Rocket Stove

in Rocket

A small manufactured Rocket cooking stove

A rocket stove achieves efficient combustion of the fuel at a high temperature by ensuring that there is a good air draft into the fire, controlled use of fuel, complete combustion of volatiles, and efficient use of the resultant heat. It has been used for cooking purposes in many third-world locales (notably Rwandan refugee camps) as well as for space and water heating.

A rocket stove's main components are:

Fuel magazine: Into which the unburned fuel is placed and from where it feeds into the combustion chamber

Combustion chamber: At the end of the fuel magazine where the wood is burned

Chimney: A vertical chimney above the combustion chamber to provide the updraft needed to maintain the fire

Heat exchanger: To transfer the heat to where it is needed, ie the cooking pot.

The fuel magazine can be horizontal where additional fuel will be added manually or vertically for automatic feeding of fuel. As the fuel burns within the combustion chamber convection draws new air into the combustion chamber from below ensuring that any smoke from smoldering wood near to the fire is also drawn into the fire and up the chimney. The chimney should be insulated to maximize the temperature and improve combustion. From the chimney the heat passed into a suitable heat exchanger to ensure the efficient use of the generated heat.

For cooking purposes the design keeps the cooking vessel in contact with the fire over the largest possible surface area by use of a pot skirt to create a narrow channel which forces hot air and gas to flow along the bottom and sides of the cooking vessel. Optionally baffles guide hot air and flame up the sides of the pot. For space heating purposes the heat is transferred to a heat store which can in some cases be part of the structure of the house itself. The exhaust gasses then pass out of the building via the chimney.

The design of stove means that it can operate on about half as much fuel as a traditional open fire and can use smaller diameter wood. They are insulated and raised from the floor which reduces the danger of children burning themselves. Some more recent designs use are self feeding using gravity to add fuel to the fire as required.


Dr. Larry Winiarski, now Technical Director of Aprovecho, began developing the Rocket Stove in 1980 and invented the principles of the Rocket stove in 1982. TWP and AHDESA were winners at the Ashden Awards for Sustainable Energy in 2005 in the 'Health and Welfare' category for their work in Honduras with the 'Justa Stove' which is based on principles of the rocket stove. Aprovecho were winners of the Special Africa Award at the Ashden Awards in 2006 for their work with rocket stoves for institutional cooking in Lesotho, Malawi, Uganda, Mozambique, Tanzania and Zambia.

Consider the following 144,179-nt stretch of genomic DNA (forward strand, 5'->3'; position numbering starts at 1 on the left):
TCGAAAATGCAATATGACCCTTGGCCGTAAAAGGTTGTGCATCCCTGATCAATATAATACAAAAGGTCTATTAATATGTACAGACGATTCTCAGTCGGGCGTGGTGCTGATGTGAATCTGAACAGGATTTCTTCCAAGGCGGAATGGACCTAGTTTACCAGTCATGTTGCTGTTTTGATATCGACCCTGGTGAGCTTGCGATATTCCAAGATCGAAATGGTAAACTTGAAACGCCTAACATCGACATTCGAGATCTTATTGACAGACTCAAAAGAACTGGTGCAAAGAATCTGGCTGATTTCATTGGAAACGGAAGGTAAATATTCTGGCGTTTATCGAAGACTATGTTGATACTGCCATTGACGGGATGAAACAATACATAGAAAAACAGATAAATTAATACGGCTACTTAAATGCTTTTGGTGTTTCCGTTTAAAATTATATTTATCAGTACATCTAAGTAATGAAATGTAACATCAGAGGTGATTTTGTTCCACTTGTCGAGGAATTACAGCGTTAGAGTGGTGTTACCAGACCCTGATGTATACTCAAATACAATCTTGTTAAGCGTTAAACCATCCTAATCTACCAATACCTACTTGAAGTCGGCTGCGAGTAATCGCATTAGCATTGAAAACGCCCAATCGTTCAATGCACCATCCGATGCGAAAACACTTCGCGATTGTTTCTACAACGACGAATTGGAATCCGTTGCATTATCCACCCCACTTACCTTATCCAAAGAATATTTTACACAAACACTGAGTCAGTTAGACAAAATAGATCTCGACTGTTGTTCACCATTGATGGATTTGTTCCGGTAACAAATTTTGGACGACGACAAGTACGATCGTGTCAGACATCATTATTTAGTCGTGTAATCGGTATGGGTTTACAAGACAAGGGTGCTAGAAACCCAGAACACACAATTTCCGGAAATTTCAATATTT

Types of stove

attached to a heat exchanger to heat water

Cooking stove

The rocket stove was originally developed for cooking purposes where a relatively small amount of heat is required on a continuous basis which is applied to the bottom and sometimes also the sides of the cooking pot. Stoves can be constructed from brick, old tin cans, steel or be purchased.

Rocket Stoves are found more commonly in the third world countries where wood fuel sources are more scarce but it has been introduced in the United States in the recent years. Some of them are small for portability with insulation inside a double-walled design with a chamber for partial biomass gasification and additional mixing to increase BTUs and provide a cleaner, more complete burn. The advantage of these rocket stoves is very little fuel they need, such as wood and dry weeds, to be able to cook a whole meal with it, keeping the air more clean with less hydrocarbons.

It is possible to download plans for the construction of various types of rocket cooking stoves including institutional stoves, household stoves, and bread ovens, free of charge, although a donation is requested. Stoves can also be purchased as complete units.

Space heater

For space heating the aim is normally to use the rocket stove to heat a mass of material which will hold the heat and slowly release it. The chimney is sometimes developed as a horizontal heat exchanger to distribute heat around a building before the exhaust gasses are released outside.

Water heater

Rocket stoves can be used to heat water via a heat exchanger which transfers heat to a body of water in a nearby container.

See also

Air-tight stove

Beverage-can stove

Franklin stove

Hobo stove

Portable stove

Kelly Kettle


^ "History". Aprovecho. Retrieved 2009-04-13. 

^ "Whole stoves". Aprovecho.§ionid=5&id=20&Itemid=51. Retrieved 2009-04-13. 

^ "Justa stove wins award". 

^ "Aprovecho Research Centre, Southern Africa: Rocket Stoves for institutional cooking". Ashden Awards. Retrieved 2009-04-13. 

^ "Rocket Stove Design Tool Instructions". Retrieved 2009-08-11. 

^ "Grover Rocket Stove: A Minimal Wood Using Cooking Stove". Retrieved 2009-08-11. 

^ "Rocket Mass Heaters". 

^ "Rocket Stove Water Heating System (Set)". 

External links

Step by step plans for constructing rocket stoves

Poster on how to make your own rocket stove

Instructional video on how to make your own rocket stove

Detailed design instructions from Aprovecho Research Center

Building Environmentally Friendly Rocket Stove - History of eco-rocket stove and detailed specifications in building one.

Demonstration rocket stove for The Campus Center for Appropriate Technology at Humboldt State University

Build a Rocket Mass Heater

Rocket Stove Mass Heater Tour and How-To includes video samples of 12 heaters and a 10 minute how-to.

Categories: Fireplaces | Cooking appliances | American inventions
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This article was published on 2011/01/13